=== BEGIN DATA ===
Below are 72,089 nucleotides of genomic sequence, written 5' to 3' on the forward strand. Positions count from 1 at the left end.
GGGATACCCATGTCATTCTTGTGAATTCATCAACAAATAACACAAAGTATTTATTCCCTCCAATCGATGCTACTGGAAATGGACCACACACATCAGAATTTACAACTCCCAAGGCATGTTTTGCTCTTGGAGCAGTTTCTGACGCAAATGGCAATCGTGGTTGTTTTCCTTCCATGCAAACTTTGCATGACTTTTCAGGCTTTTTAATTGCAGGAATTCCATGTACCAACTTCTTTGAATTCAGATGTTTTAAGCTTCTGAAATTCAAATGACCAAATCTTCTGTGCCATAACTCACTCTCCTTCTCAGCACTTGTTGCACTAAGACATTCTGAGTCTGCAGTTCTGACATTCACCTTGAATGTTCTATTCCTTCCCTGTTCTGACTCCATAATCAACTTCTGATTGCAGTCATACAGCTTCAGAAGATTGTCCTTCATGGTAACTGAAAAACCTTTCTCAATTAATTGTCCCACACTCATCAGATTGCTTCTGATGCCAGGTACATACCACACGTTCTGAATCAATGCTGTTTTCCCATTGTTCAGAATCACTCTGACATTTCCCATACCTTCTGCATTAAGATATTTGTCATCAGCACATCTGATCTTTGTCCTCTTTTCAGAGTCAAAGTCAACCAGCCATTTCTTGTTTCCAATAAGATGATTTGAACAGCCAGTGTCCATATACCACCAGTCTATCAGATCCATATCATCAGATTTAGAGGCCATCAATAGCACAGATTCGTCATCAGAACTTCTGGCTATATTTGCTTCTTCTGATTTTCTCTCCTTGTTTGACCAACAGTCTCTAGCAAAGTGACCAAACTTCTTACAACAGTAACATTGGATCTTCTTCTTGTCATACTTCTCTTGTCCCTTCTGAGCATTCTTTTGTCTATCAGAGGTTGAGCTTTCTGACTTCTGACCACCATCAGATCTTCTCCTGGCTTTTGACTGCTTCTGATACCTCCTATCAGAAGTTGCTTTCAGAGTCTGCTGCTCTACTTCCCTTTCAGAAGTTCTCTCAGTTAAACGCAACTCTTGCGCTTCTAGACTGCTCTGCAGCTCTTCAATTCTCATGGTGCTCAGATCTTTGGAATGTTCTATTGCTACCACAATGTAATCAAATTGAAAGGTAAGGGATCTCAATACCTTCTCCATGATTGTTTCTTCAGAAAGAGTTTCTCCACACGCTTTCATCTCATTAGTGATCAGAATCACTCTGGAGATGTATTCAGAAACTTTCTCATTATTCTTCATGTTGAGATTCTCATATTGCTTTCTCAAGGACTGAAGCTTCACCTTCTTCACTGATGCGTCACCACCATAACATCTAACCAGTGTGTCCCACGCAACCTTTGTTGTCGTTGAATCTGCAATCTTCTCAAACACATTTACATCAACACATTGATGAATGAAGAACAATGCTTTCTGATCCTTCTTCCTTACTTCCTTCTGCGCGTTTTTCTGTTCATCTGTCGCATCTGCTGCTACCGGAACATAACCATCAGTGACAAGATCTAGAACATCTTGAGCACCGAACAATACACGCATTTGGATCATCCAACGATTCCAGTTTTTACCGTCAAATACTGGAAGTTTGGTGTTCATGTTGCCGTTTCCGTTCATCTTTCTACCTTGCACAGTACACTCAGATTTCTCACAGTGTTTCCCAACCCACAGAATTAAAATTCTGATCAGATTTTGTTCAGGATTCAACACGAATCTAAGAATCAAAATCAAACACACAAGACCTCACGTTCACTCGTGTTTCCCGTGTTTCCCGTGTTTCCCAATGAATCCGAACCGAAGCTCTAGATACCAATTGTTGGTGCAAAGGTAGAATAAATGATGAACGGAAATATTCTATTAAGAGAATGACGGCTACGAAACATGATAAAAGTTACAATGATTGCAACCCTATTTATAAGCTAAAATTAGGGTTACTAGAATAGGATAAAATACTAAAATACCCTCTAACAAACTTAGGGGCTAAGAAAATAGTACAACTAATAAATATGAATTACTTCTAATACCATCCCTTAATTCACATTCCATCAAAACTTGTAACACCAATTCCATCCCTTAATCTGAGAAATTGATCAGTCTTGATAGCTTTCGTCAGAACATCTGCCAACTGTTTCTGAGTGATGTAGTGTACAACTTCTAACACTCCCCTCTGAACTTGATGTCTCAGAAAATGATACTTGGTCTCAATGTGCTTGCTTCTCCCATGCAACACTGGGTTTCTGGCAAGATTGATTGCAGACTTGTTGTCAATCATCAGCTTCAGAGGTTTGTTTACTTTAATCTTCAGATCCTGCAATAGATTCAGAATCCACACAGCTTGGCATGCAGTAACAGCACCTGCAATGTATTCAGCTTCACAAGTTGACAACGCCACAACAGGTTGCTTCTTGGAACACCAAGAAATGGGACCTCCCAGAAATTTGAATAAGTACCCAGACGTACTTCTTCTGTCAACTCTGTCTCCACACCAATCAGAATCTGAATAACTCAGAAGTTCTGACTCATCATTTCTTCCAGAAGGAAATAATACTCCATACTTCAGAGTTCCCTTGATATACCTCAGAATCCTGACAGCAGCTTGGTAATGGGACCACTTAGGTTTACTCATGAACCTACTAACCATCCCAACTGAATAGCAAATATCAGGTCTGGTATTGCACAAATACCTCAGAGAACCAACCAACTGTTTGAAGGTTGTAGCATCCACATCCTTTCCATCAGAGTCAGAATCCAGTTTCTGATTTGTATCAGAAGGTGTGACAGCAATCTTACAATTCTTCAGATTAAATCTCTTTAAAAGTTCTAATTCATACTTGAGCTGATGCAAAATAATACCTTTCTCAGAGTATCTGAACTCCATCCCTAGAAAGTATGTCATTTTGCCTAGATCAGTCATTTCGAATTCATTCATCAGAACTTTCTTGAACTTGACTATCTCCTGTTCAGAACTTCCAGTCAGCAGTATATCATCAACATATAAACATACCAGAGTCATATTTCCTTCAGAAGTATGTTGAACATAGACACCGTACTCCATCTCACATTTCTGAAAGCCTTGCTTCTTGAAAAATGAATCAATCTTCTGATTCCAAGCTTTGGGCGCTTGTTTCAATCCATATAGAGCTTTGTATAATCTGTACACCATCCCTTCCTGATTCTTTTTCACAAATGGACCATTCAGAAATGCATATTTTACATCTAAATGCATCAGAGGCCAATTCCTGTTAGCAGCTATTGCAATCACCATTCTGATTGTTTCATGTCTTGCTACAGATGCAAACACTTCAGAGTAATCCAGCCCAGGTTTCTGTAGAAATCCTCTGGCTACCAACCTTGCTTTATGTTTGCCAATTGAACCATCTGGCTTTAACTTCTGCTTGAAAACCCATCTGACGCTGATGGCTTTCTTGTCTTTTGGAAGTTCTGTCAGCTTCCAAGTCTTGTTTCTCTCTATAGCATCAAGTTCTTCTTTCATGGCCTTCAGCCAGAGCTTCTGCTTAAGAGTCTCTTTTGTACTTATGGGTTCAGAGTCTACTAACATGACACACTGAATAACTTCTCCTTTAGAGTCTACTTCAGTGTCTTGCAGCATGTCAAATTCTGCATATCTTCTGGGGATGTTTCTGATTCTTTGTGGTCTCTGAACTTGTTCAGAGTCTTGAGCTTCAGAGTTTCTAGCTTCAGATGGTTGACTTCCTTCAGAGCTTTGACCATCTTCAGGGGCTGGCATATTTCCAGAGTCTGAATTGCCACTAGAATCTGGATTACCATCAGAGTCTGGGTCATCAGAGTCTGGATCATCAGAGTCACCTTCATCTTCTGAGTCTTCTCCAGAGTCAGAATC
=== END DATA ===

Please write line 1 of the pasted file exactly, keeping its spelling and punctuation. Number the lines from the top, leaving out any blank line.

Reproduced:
Below are 72,089 nucleotides of genomic sequence, written 5' to 3' on the forward strand. Positions count from 1 at the left end.